Anja Grøner: Why did you choose the name Cтансы (Stances) for your latest series?
Marie Bovo: I thought Stances was a good way to define this work, because on the one hand it refers to a stop, and on the other it recalls the term ‘stanza’ or verse. Every train station is a pause, and at the same time, every stop makes sense on its own as a frame and a place. Every stop represents a particular landscape and a distinct time of day.
For three weeks, I travelled on the slow local trains between St Petersburg and Murmansk. The process was the same every time: the train would stop for about 20 seconds, and because I never knew whether the doors would open on the right or left, the decision about where to point the camera had to be made in seconds. I used a view camera, which isn’t exactly the lightest, handiest camera out there, but the cold made it impossible to work digitally. The hardest part was at dusk, when the indoor lighting altered the perception of space, and the challenge was to transform the hostile metallic overhead lights into something golden.
AG: Stances was first shown in the Église des Trinitaires Church in Arles, then at OSL contemporary in Oslo, and now at Kamel Mennour in Paris. What are the important factors about a space when you show your work?
MB: I always consider the relationship between the photograph and the exhibition space. While the gallery and the white cube is probably the most common space in which to present art today – and as such a neutral and extremely standardised one – the church in Arles was exactly the opposite. It was constructed as a religious place of worship, and those qualities remain, although the church is now desacralised. I found that really interesting for Stances, because previously I’ve explored how our relationship with the image differs from one culture to another. In the Western tradition, one of the first places in which we’re confronted with images is the religious space. In Russia, there’s a particular devotion linked to the icon. It’s a sacred image that serves as a link between the divine and the secular. When presented in a church, icons are hung in specific places to create a pathway, to accompany the spectator step by step and tell a story. And in Orthodox churches you have the iconostasis, a wall of icons and religious paintings that separates the nave from the sanctuary. I was inspired by this idea and decided to recreate an iconostasis in Arles. The icon is an entrance, a door that separates the holy and the profane, and the work I did in Russia is all about train doors opening and the relation between two spaces. At Kamel Mennour, I recreated that arrangement to make a wall of images.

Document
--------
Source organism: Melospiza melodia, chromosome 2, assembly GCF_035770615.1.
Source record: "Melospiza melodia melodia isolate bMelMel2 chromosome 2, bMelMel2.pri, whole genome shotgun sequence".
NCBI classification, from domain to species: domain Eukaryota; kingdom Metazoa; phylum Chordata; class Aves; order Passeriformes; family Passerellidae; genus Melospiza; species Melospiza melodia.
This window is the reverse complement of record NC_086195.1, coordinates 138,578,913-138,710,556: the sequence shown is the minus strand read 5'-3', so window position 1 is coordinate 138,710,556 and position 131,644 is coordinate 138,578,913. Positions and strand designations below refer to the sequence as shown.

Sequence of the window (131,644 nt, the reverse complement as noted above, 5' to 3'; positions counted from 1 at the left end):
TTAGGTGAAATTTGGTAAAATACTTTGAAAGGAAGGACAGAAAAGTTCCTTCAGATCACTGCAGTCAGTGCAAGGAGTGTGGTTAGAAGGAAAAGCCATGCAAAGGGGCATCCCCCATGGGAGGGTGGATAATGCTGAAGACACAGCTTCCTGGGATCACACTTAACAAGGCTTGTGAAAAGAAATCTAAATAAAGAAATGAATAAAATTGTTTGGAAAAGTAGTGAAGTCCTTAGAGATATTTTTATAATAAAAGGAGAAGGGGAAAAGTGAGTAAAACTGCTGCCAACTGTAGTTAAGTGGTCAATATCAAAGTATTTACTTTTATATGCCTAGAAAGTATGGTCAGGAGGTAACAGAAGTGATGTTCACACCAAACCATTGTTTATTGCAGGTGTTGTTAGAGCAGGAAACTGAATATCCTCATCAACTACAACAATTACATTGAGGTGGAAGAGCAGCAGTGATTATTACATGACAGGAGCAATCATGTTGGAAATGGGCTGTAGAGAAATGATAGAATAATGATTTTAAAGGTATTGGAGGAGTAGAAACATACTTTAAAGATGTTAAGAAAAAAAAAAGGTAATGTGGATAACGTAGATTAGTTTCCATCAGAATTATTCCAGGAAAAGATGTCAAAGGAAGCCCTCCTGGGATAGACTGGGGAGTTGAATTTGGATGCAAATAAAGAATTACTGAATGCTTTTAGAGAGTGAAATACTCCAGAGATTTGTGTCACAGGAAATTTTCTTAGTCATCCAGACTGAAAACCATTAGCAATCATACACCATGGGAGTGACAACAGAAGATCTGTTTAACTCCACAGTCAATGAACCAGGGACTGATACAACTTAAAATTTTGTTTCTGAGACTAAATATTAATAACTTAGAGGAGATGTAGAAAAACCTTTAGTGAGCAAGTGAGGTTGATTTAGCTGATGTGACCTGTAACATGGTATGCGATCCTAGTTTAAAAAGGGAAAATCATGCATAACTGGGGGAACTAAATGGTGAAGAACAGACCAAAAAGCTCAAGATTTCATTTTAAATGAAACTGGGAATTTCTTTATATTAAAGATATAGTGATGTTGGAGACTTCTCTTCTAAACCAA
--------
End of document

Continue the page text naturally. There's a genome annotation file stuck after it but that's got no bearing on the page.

AG: You consider the Mediterranean to be your base, and your earlier series are set in Cairo, Alger and Marseille, to name a few. What was it like working with cold scenery like this?
MB: I rediscovered Malevich’s oeuvre through the Russian landscape. During days of snow, the train would cross lakes that were several kilometres long, and I had the impression of being in a white mass. Malevich’s White on White and his way of thinking took on a new meaning for me.
AG: How did you interpret him before?
MB: I think in a more conceptual way, certainly one that was less sensitive and less sensual. Still, I remember seeing his work in group shows, and a Malevich would always draw me in from afar. There’s a return to figuration in his later work, but even his most abstract paintings bear a certain resemblance to the icon painting. While passing through that white mass of snow, it was as if the landscape took on a new dimension. And that’s not conceptualism; it’s literally a physical experience.